Lard is basically a rendered pig fat, and it can come from various parts of the animal.
Artisinal lard is made from sustainably raised pigs when the fat is slowly heated until any bits of flesh, skin, and membrane can be skimmed off.
Lard oil is a clear, colorless oil that comes from pure lard after it has crystallized or grained.
The lard oil can be used as a lubricant, in cutting oils, and for making soap.
The solid residue left over from pressing the lard oil, called lard stearin, can be used in shortenings or as another source of saturated fatty acids.
In arts and painting, the brushes were traditionally not only stored in lard oil, but the oil is also used to extract and clean the paint out of the ferrals’ deepest areas, ensuring that the hairs stay free and clean.
Allowing a build-up of paint to form in the ferral of the paintbrush restricts the hairs’ mobility at their root.
As a result, the hairs of your sable brushes can bend more sharply and break off or shed faster.
But by using products like lard oil, you can give your expensive paint brushes that extra protection needed without breaking the bank.
Why Use Lard Oil for Paint Brushes?
You may be wondering why anyone would even consider using lard oil when there are so many other paint brush cleaning solvents (like paint thinner, mineral spirits, acetone, etc.) available on the market.
Well, the fact is that lard oil has been used for centuries to clean and protect paint brushes, and there’s a good reason why.
Lard oil is non-toxic and biodegradable, which means it’s gentle on both your brushes and the environment.
Lard oil is also very effective at removing fresh as well as dried paint from brushes, and it can even be used to clean dried paint from surfaces.
Plus, lard oil is very affordable, so you won’t have to spend a lot of money to keep your paintbrushes in good condition.
The only problem with lard oil is it’s not easy to find it these days at stores like Amazon, Walmart, or other hardware stores.
But if you already have it in your home and do not want to buy a new can of paint thinner for cleaning brushes, you will be better off using lard oil.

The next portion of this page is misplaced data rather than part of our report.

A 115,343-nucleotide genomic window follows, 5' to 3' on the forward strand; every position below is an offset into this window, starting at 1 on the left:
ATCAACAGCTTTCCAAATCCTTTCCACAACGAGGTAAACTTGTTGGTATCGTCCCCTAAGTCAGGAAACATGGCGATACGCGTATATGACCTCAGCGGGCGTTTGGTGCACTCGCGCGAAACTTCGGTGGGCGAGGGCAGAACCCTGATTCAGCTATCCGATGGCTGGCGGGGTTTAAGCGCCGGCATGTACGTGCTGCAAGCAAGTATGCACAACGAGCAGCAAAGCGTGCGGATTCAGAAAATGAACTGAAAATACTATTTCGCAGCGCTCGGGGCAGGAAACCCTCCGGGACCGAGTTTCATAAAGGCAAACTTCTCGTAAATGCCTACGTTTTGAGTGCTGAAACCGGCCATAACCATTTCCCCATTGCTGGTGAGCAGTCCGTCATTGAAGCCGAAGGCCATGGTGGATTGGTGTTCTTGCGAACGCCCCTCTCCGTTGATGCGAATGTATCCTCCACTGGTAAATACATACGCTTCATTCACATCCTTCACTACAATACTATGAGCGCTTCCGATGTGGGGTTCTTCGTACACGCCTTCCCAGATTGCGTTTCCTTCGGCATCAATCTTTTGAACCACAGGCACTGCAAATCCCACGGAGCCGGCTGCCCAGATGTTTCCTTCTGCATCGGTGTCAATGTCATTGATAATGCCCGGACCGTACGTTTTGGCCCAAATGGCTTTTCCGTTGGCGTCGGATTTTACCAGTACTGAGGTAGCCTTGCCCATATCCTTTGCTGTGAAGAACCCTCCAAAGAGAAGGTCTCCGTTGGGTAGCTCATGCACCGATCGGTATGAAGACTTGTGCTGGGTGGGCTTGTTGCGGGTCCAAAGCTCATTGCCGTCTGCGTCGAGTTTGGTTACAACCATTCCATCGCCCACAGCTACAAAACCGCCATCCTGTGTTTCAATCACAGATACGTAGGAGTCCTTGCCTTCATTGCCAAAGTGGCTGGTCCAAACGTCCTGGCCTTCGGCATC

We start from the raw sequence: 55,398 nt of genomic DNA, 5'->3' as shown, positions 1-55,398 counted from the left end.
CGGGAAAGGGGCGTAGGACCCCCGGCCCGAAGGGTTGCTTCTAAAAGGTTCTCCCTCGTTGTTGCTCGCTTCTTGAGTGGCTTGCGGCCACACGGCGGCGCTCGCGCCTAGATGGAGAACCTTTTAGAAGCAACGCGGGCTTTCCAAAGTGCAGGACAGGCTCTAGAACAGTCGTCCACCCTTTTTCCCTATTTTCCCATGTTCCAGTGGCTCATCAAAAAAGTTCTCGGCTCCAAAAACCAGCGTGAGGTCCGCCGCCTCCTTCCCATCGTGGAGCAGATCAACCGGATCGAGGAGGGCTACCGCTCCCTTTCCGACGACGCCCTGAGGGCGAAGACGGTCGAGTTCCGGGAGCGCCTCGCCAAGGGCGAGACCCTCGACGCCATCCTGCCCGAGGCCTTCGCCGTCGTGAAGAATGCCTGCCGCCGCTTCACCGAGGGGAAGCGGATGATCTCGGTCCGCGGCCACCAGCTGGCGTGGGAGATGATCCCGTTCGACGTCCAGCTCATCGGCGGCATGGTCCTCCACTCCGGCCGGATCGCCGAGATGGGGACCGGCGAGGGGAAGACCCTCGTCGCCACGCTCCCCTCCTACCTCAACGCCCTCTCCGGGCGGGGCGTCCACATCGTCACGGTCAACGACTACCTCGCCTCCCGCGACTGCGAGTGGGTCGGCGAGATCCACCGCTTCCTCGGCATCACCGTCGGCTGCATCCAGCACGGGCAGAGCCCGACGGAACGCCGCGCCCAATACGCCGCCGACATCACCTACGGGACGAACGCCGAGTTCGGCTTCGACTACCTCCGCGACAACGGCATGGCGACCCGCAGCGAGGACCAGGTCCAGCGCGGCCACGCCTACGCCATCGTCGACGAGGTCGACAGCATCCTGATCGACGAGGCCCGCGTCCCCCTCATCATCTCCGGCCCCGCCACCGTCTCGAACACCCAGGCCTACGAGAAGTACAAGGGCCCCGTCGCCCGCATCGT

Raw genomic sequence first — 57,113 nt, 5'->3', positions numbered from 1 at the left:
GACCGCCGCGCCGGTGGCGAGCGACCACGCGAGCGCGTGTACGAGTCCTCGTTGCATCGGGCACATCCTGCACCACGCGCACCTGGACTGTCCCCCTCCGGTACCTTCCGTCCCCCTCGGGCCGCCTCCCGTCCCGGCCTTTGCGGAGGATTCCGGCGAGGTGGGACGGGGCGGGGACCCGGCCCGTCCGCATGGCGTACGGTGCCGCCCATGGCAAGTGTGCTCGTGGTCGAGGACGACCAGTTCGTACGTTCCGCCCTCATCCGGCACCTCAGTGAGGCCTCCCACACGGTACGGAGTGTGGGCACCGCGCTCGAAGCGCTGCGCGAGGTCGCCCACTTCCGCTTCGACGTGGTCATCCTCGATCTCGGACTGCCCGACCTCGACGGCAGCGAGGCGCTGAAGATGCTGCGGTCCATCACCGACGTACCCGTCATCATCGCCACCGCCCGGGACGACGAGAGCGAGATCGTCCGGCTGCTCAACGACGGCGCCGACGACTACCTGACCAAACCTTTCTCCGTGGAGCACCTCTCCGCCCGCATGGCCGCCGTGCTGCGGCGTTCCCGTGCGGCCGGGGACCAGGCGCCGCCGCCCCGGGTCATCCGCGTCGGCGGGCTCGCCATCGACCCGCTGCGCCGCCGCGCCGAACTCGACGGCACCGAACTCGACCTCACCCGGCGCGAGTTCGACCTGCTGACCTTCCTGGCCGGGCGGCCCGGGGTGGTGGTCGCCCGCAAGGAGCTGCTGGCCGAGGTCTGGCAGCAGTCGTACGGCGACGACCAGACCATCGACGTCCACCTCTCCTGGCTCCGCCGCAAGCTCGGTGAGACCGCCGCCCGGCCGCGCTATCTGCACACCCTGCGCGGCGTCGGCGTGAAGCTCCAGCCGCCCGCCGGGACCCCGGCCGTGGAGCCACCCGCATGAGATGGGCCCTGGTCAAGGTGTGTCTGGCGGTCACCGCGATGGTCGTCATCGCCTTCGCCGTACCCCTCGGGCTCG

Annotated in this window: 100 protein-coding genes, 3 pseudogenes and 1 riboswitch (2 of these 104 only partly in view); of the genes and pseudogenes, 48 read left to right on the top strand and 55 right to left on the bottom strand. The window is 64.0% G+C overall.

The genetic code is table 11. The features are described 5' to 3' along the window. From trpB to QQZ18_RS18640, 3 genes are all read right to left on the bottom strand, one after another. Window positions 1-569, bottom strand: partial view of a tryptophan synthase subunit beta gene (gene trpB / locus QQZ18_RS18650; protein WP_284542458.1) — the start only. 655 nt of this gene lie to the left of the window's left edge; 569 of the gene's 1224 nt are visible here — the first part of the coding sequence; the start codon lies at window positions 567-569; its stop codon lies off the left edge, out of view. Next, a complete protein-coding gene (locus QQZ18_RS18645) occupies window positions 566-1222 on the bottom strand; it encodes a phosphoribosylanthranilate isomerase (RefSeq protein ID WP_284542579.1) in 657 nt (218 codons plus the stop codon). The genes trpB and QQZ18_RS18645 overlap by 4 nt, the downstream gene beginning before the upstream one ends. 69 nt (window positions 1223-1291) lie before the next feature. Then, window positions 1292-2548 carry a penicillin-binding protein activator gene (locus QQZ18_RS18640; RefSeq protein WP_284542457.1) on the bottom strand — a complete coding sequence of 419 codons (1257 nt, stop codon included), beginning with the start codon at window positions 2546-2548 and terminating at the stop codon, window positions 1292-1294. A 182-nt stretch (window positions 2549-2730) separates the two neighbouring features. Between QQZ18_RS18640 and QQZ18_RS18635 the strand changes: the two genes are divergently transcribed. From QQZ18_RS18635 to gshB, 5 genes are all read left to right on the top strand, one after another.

Just make sure the container is clearly labeled after cleaning brushes, so you don’t accidentally use it for cooking.
A word of caution – If you choose walnut, canola, safflower oil, or poppy oil to clean your expensive paintbrushes, make sure they don’t contain Tocopherols or Vitamin E.
These substances might extend the drying process.
How to Use Lard Oil to Clean Paint Brushes?
To use lard oil for cleaning paint brushes naturally, simply dip the bristles of the brush into the oil and then wipe them on a clean cloth.
If you are trying to clean the brush between different colors for your project, you do not need to thoroughly clean the brush.
But make sure that the traces of previous paint are removed, so you do not transfer it to the next color.
For best results, leave the brush in the oil for a few minutes before wiping it clean.
At the conclusion of each painting session, your paintbrush will require a thorough cleaning to remove any residues or traces of paint that may be trapped in the bristles.
This should be done by following the steps below.
- First, remove as much paint from the brush as possible by wiping it on a clean cloth or piece of paper towel.
- Next, dip the brush in lard oil and then wipe it on a clean cloth to remove any remaining paint.
- Finally, rinse the brush in warm water and then soap to remove any traces of oil. Allow the brush to air dry before storing.
Bear in mind that if you’re cleaning dried paint, stains, varnishes, or other finishes from brushes using lard oil, you may need to repeat the process a few times to remove all of the paint.
Once you’ve finished cleaning the brushes, wash them with soap and water to remove any residual lard oil.
You don’t have to wait for the brush to dry before putting it away in storage or a toolbox.
Consider wiping it dry with a clean, dry paper towel to remove the water instead of waiting. After that, lay the brushes out to air overnight.